—Michael-Corey F. Hinton (Passamaquoddy)

The Maine State Constitution took effect on March 15, 1820 when Maine separated from Massachusetts. Maine's Constitution extended to:

Every male citizen of the United States of the age of twenty-one years and upwards, excepting paupers, persons under guardianship, and Indians not taxed.

While the constitution provided strong protections for religious freedom, extended voting rights to Black men, and had no property requirement to vote, it disenfranchised women, the poor, and "Indians not taxed," recognizing Tribal sovereignty but also tying representation to taxation.

The Maine Constitution prohibits altering the Articles of Separation without the consent of Massachusetts. For this reason, and to avoid changing the Maine Constitution, Maine legislators instead suggested redacting sections of the document. Since 1876, Sections 1, 2, and 5 of Article X of the Maine Constitution ceased to be printed, but retain their legal validity. The redacted sections include Maine's obligation to uphold and defend treaties made between Massachusetts and the Passamaquoddy and Penobscot Nations.

The Maine Constitution and Hope for our Future

When I look at the sweeping and inspiring declaration of rights in Maine's 1820 Constitution, I see that they do not include me, a Black woman. While the entire document is worth a coffee-cup read, I focus on Article I, §§ 1-4 which, in certain respects, parallel the United States’ Declaration of Independence.

Sections 1 and 3 recognize the "natural" and "unalienable" rights of "all men" to enjoy and defend life and worship God. Those who opine that the use of the word "men" in the Constitution refers to mankind in general ignore the literary reality of the document and the historical context in which it was drafted. Despite being established as a free state, slavery had been practiced in Maine and women—White women—had limited legal rights; Indigenous and Black women had fewer still.

I am most struck by Section 2 which recognizes that "all power is inherent in the people; all free governments are founded in their authority and instituted for their benefit." History makes plain that "the people'" who were the intended and actual beneficiaries of the free governments were wealthy White men who benefitted—and continue to benefit—from governmental norms, enacted legislation, and the court decisions that uphold an unjust system.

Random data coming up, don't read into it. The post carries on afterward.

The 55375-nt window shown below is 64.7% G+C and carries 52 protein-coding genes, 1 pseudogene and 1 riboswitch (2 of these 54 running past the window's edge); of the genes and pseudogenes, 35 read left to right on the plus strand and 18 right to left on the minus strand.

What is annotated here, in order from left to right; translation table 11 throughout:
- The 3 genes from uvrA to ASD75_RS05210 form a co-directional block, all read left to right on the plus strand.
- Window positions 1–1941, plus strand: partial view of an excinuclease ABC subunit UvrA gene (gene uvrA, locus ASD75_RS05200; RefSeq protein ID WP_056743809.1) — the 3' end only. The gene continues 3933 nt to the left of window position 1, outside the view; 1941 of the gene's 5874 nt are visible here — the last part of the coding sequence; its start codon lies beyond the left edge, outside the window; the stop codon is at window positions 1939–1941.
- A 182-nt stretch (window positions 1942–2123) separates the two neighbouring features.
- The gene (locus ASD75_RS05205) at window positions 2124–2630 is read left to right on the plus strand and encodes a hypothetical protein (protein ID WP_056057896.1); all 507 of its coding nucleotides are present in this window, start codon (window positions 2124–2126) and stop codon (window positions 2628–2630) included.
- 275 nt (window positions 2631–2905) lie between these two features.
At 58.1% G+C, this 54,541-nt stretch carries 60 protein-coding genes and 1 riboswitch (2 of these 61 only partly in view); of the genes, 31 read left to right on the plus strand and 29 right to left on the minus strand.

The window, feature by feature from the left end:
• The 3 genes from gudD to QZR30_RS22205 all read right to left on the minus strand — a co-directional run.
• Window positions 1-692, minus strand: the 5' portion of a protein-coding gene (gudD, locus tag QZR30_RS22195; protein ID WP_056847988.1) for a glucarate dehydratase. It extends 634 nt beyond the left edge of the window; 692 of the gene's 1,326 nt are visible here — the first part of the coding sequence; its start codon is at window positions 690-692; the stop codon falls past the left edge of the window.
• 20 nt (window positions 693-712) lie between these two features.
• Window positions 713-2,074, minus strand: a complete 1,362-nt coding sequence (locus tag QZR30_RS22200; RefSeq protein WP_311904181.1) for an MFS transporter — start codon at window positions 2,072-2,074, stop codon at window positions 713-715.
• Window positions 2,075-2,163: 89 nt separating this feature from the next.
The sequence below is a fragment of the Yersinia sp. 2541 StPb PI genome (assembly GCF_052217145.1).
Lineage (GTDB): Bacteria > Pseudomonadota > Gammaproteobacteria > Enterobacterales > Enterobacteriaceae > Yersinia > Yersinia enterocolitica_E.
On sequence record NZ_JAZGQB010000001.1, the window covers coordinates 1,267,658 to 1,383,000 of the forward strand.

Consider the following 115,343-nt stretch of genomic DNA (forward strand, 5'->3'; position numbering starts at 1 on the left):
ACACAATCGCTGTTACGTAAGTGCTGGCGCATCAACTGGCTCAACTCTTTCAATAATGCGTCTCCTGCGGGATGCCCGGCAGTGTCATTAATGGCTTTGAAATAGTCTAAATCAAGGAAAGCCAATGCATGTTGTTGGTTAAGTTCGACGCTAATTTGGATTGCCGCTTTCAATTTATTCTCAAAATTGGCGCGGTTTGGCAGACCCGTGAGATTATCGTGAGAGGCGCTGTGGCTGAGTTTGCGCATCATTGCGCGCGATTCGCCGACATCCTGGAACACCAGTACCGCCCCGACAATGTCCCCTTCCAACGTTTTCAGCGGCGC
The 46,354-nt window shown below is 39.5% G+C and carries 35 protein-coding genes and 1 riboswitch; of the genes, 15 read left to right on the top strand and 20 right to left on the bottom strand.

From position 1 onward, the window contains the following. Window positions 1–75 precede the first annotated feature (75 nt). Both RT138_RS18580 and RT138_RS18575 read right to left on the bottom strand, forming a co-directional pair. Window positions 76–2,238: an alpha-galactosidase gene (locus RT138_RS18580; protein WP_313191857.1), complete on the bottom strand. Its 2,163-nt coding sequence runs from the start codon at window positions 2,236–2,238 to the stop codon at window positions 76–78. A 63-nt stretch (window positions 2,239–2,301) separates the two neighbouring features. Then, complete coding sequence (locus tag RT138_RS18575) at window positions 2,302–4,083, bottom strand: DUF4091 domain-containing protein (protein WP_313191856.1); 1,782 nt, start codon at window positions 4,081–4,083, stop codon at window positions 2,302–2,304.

Yet, it is also in Section 2 that I find hope for our future. When we Mainers unite and begin to recognize and affirm each other’s humanity, Section 2 also affirms that we have the, unalienable and indefeasible right to institute government, and to alter, reform, or totally change the same, when [our] safety and happiness require it. Our power to shape the systems that govern our society is our path to a future that works for all Mainers.

—Krystal Williams

The Doctrine of Discovery and the US Supreme Court

Johnson v. M'Intosh is a Supreme Court case in which two White men sought to determine who, between the two of them, had the right to claim ownership over a parcel of land that was Piankeshaw Nation Homelands. Johnson's forefathers 'purchased' the land directly from the Piankeshaw. M'intosh claimed he received the land under a grant from the United States. The Court relied heavily on the 1493 Doctrine of Discovery when determining that M'intosh was the rightful owner of the land. It was at this point in 1823 that the Doctrine of Discovery was officially incorporated into U.S. common law.

According to the Court, the Piankeshaw Nation did not have the legal right to sell land to Johnson, an individual, because, discovery gave [england, as the discoverer] an exclusive right to extinguish the Indian title of occupancy, either by purchase or by conquest; and gave also [england] a right to such a degree of sovereignty, as the circumstances of the people would allow them to exercise. The sovereign right to the land "discovered" by England passed to the newly independent United States.

This case is a clear example of the court system upholding an oppressive, unjust power structure. The Court acknowledged "title by conquest is acquired and maintained by force. The conqueror prescribes its limits." These limits are, apparently, even beyond the power of the Court to moderate as evidenced by the Court's position that "conquest gives a title which the Courts of the conqueror cannot deny, whatever the private and speculative opinions of individuals may be."